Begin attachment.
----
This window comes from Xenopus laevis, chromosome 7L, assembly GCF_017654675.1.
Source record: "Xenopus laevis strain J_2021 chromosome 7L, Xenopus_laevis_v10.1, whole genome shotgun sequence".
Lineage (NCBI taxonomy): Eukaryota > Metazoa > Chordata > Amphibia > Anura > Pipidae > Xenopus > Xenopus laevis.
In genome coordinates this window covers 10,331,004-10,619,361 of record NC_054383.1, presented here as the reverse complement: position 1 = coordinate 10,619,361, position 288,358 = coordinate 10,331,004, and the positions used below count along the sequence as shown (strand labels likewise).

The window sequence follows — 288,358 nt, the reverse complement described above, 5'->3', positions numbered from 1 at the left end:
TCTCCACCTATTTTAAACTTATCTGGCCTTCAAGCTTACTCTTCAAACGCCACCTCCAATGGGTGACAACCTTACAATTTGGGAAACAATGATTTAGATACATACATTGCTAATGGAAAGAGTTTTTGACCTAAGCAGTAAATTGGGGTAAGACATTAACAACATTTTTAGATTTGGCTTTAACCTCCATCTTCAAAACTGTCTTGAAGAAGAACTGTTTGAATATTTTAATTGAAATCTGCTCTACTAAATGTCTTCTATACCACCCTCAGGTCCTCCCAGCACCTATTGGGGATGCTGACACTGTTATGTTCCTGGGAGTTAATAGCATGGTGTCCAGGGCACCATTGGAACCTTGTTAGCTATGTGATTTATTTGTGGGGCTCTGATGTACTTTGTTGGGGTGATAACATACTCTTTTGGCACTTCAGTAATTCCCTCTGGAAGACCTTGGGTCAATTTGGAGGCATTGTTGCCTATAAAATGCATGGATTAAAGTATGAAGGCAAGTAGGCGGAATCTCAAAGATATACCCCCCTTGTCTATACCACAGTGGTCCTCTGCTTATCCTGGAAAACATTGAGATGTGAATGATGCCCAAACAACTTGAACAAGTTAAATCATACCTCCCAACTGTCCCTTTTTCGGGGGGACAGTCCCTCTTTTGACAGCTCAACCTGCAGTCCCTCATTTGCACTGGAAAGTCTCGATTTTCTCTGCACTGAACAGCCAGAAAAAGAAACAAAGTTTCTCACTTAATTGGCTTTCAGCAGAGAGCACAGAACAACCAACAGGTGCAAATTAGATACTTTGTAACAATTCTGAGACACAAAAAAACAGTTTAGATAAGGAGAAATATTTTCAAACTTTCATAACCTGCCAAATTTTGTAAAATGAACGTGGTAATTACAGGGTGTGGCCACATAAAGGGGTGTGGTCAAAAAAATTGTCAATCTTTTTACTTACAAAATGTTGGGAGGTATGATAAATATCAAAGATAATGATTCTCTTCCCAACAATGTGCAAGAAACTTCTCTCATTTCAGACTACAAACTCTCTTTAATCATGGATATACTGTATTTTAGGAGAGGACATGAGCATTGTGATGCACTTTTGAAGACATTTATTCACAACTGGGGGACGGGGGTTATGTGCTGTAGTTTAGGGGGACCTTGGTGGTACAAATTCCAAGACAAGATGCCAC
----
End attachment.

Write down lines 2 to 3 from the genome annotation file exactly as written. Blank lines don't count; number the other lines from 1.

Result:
Source record: "Xenopus laevis strain J_2021 chromosome 7L, Xenopus_laevis_v10.1, whole genome shotgun sequence".
Lineage (NCBI taxonomy): Eukaryota > Metazoa > Chordata > Amphibia > Anura > Pipidae > Xenopus > Xenopus laevis.